The Meenakshi Amman Temple is located in the core of Madurai city and is one of the most famous tourist places of Madurai. The temple is dedicated to Goddess Meenakshi Amman and Lord Sundareshwara. The Meenakshi Amman Temple complex can be cited as an awesome example of the Dravidian idiom of architecture. Four Temple Towers of Gopurams dot the skyline at the four entry points at cardinal directions and are visible from long distances.
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Meenakshi Amman Temple
Yet another attraction in the Meenakshi Amman Temple is the Golden Lotus pond or Pottramaraikulam. Pottramaraikulam is a mythical pond and is very ancient. This is a common resting place and rendezvous for the tourists and the citizens of Madurai alike. Evenings around this pond are simple majestic!
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Koodal Alagar Temple
The Koodal Alagar Temple is a magnificent as well as religiously significant Vishnu temple of Madurai. The Koodal Alagar Temple has three icons of the presiding deity in three stair levels. In the lowermost stratum the lord is resting in the sitting posture. In the middle level, it is the standing posture and the topmost level shown the position of lying down of the deity. The Koodal Alagar Temple is a place worth visiting and worshipping in Madurai.
Koodal Alagar Temple
The Thiruparanakundram Temple is yet another famous temple of Madurai. It is one of the tourist attractions of Madurai. The Thiruparanakundram Temple is the first shrine of the six holy temples of Lord Muruga. The Thiruparanakundram Temple is the place where Lord Murgua wedded Thevanai, his first wife. The Thiruparanakundram Temple is one of the 14 Siva Temples established during the Pandya regime and is the foremost adobe of Lord Muruga. The Chera, the Chola and the Pandya kings offered their worships in the Thiruparanakundram Temple and called the then Kayilayayam or the Southern Kailasa. The Thiruparanakundram Temple has also another unique feature. In other temples, Lord Nandi the Bull is placed before Siva but here in the Thiruparanakundram Temple, Lord Perumal is seen before Him.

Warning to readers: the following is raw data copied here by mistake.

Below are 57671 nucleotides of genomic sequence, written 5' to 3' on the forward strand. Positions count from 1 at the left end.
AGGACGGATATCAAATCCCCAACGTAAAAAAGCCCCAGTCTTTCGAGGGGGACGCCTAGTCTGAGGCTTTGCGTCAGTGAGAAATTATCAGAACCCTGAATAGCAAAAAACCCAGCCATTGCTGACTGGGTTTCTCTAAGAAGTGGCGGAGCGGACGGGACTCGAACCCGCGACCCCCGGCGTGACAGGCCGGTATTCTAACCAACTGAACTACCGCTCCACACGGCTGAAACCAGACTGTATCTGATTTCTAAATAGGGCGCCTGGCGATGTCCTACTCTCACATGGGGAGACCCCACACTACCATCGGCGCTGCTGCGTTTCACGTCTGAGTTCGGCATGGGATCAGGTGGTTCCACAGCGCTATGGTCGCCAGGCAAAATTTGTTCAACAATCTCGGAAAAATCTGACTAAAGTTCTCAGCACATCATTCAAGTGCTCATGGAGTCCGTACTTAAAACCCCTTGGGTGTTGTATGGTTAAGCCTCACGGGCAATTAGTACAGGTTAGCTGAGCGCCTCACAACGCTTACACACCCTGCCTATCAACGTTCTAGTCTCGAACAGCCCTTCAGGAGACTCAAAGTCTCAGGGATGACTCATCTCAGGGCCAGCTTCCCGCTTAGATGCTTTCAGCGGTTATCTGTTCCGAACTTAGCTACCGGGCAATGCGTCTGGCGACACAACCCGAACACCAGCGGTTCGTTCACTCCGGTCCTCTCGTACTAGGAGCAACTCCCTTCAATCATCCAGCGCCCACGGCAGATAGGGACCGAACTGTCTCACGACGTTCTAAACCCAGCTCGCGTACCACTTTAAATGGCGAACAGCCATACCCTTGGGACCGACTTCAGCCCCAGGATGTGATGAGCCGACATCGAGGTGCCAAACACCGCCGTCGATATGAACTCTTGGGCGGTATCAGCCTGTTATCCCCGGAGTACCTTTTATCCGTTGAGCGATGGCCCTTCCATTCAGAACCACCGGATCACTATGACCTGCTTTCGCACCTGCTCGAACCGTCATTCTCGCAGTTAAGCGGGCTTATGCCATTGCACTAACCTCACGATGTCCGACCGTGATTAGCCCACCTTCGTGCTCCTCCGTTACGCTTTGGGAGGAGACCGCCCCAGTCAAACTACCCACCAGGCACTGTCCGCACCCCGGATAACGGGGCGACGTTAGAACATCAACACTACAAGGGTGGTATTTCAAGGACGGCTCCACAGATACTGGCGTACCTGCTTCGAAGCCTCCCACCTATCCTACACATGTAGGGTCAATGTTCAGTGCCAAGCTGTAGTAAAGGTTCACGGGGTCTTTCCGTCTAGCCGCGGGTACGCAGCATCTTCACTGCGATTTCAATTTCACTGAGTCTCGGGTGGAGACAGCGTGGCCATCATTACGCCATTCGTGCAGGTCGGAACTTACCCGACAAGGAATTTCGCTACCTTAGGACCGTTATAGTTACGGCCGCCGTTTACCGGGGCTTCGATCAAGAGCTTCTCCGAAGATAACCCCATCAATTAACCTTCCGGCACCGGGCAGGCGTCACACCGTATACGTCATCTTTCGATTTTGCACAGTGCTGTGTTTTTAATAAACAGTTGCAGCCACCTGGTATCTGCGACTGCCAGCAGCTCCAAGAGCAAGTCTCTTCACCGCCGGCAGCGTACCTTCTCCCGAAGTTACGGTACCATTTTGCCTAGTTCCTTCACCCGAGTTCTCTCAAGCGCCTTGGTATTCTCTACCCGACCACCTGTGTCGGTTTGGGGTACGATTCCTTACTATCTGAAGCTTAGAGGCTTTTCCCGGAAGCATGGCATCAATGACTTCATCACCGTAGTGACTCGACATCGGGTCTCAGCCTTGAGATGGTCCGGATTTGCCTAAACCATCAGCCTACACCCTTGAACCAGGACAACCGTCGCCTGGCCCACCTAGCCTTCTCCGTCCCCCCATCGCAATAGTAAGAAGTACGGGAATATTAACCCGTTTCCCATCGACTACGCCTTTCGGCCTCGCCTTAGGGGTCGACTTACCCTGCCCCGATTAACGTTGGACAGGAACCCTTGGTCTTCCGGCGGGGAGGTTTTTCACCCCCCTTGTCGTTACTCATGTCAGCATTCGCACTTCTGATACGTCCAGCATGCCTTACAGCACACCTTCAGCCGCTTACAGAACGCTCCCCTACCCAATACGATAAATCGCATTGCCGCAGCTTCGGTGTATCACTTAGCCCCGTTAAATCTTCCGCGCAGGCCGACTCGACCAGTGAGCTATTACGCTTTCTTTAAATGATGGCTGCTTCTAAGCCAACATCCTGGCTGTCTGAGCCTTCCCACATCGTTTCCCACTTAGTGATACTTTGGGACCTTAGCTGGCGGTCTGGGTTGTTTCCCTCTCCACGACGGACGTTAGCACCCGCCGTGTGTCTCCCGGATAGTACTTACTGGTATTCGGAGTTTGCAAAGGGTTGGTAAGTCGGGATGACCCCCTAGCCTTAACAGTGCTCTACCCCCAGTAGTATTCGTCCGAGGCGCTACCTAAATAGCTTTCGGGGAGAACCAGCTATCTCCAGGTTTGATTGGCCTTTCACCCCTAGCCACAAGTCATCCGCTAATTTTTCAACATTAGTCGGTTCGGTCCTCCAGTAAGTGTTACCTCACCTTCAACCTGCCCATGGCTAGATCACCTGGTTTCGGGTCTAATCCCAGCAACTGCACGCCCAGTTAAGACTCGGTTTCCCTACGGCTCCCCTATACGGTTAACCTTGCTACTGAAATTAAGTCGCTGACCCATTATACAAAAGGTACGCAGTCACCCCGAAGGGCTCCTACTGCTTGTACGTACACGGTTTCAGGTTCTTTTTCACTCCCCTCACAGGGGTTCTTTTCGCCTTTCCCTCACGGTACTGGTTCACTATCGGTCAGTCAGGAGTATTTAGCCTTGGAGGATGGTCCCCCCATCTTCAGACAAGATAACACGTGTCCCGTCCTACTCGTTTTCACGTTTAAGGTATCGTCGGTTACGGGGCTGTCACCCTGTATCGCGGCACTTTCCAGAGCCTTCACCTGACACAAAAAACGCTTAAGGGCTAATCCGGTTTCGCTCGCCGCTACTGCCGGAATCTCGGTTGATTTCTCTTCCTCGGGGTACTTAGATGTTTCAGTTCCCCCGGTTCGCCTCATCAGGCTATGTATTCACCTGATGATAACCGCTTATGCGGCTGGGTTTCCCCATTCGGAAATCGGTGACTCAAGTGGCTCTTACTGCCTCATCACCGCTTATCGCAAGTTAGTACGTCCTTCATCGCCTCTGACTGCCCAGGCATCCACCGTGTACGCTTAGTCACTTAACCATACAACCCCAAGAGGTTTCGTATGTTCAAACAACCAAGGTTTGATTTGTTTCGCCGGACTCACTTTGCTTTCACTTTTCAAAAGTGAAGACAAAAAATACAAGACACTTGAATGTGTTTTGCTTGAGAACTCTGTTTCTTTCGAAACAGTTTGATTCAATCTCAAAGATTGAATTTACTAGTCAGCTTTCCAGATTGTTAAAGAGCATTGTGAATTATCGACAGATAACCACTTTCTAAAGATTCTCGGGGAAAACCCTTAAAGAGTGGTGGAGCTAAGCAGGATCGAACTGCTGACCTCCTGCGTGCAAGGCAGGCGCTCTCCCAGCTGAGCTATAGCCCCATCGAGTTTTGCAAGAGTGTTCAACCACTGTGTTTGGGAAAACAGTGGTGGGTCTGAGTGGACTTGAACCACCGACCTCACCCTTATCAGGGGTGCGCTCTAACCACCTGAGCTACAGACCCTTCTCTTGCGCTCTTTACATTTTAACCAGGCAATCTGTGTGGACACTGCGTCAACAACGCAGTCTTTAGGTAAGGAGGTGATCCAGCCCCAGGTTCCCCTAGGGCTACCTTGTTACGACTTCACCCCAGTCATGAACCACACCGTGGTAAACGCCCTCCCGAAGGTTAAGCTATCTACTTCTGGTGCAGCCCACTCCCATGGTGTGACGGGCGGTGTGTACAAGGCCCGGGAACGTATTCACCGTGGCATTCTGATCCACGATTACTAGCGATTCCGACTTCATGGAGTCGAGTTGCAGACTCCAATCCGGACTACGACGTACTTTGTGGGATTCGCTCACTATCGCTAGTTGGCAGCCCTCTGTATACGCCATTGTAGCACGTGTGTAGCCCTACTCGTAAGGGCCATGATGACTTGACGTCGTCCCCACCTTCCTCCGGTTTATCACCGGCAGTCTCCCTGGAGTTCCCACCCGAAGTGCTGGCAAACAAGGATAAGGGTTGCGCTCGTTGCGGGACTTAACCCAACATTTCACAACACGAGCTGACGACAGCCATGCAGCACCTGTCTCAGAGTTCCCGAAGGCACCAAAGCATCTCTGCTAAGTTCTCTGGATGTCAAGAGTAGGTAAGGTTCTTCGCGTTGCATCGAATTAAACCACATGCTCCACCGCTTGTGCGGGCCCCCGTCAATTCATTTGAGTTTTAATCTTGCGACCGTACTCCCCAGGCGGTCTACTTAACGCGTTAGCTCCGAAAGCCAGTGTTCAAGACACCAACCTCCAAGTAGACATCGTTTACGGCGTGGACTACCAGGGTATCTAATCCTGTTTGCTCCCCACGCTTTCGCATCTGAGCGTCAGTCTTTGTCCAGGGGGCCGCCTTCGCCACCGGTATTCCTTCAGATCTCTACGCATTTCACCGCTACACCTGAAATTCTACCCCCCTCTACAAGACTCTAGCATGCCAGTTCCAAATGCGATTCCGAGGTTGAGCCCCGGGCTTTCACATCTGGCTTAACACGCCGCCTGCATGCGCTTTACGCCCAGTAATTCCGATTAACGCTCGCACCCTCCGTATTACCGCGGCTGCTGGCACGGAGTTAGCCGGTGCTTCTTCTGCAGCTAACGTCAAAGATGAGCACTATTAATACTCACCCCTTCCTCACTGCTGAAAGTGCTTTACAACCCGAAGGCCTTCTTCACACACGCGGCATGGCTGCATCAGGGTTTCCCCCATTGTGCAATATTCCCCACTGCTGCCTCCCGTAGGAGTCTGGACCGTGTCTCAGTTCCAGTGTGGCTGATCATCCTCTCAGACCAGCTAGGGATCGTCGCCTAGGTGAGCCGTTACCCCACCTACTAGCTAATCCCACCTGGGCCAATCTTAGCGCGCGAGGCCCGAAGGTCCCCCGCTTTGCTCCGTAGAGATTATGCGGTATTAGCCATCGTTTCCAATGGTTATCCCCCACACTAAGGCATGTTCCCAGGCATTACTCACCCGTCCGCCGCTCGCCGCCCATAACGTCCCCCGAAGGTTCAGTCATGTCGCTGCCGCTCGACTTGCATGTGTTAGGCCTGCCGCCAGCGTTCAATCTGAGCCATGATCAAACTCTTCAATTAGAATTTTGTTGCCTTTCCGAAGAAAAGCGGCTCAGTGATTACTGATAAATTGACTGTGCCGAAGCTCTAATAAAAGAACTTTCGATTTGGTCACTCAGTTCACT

Located close to the Alagar Koil, the Pazhamudhir Solair of Madurai is a very significant and famous temple of Lord Karthikeya. The Pazhamudhir Solai temple is placed on the hills, inside the Soali jungle. This is one of the six important temples of Lord Muruga. One can board an auto rickshaw from the Meenakshi Amman Temple to the Pazhamudhir Solai which will cost about 100 INR. Regular buses from the Meenakshi Amman Temple are also available to the Pazhamudhir Solai.
Thirumalai Nayak Palace
The Thirumalai Nayak Palace is yet another of the popular tourist attractions of Madurai. Located at a close distance (less than 2 kilometres) in the south east of the Meenakshi Amman Temple, the Thirumalai Nayak Palace commemorates the 17th century Nayaka ruler of Madurai, Thirumalai Nayak. Thirumalai Nayak contributed highly for the enhancement of the Meenakshi Amman Temple. Unfortunately, most of the Thirumalai Nayak Palace has been ruined now. Only one fourth of the original structure of the Thirumalai Nayak Palace survives till date. Originally, there were two sections of the Thirumalai Nayak Palace; Swargavilasa or the heavenly abode of the King and his Court, and the Rankavialasa or the servants’ quarters. A sound and light show in Tamil and English is held every evening in the Thirumalai Nayak Palace which is of great interest for the tourists in Madurai. A museum is also there in the Thirumalai Nayak Palace that housed portraits of the Nayak rulers along with the sculptures of common Hindu deities like Nataraja and Saraswati. The entry fees to the Thirumalai Nayak Palace are Rs. 10 per head for Indian citizens and Rs. 50 per head for the foreigners.